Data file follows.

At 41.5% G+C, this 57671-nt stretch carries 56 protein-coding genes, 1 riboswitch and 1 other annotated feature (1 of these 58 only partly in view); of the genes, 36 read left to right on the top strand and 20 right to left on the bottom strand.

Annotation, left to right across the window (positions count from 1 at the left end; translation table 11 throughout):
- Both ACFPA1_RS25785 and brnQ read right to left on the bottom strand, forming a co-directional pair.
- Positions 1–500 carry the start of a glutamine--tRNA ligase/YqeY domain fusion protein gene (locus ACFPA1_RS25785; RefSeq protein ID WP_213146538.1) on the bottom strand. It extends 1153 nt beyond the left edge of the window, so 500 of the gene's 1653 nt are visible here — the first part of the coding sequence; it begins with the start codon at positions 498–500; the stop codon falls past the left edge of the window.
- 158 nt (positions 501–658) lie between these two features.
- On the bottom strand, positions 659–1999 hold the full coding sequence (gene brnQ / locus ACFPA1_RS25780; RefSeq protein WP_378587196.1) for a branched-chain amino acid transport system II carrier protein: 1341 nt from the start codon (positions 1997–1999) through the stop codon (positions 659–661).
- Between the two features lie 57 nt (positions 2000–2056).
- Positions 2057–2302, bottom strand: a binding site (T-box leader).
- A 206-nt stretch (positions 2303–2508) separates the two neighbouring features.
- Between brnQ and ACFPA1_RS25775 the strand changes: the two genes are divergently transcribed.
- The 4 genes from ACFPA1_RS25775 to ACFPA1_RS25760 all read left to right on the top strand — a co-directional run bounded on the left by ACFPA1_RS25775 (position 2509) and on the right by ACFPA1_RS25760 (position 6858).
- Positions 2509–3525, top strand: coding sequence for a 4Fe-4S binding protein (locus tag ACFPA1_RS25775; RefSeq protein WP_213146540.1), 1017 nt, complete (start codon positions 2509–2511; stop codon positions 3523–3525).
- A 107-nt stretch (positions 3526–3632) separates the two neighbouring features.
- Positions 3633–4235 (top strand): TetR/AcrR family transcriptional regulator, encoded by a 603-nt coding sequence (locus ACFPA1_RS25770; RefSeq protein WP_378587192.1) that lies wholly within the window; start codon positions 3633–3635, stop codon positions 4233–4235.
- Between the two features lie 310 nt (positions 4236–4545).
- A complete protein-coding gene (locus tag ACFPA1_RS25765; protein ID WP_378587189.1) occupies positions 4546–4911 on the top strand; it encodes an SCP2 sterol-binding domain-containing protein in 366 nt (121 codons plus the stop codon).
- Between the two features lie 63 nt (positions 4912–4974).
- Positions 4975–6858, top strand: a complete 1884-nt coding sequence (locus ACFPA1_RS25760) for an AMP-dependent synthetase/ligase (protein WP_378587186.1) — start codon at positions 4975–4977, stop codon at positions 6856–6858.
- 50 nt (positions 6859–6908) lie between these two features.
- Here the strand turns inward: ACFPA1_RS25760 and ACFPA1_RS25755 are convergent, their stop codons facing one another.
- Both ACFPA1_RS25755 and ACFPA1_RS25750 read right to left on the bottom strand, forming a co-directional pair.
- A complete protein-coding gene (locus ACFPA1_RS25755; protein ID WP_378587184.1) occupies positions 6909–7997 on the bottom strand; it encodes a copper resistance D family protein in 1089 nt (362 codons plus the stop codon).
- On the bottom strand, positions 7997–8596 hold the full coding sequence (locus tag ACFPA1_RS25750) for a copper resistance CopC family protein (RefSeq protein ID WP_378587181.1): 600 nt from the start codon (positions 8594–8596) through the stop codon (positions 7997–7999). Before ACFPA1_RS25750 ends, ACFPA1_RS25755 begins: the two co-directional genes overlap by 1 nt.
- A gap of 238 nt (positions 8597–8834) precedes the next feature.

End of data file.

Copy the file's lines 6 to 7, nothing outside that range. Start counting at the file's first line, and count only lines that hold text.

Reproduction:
- On the bottom strand, positions 659–1999 hold the full coding sequence (gene brnQ / locus ACFPA1_RS25780; RefSeq protein WP_378587196.1) for a branched-chain amino acid transport system II carrier protein: 1341 nt from the start codon (positions 1997–1999) through the stop codon (positions 659–661).
- Between the two features lie 57 nt (positions 2000–2056).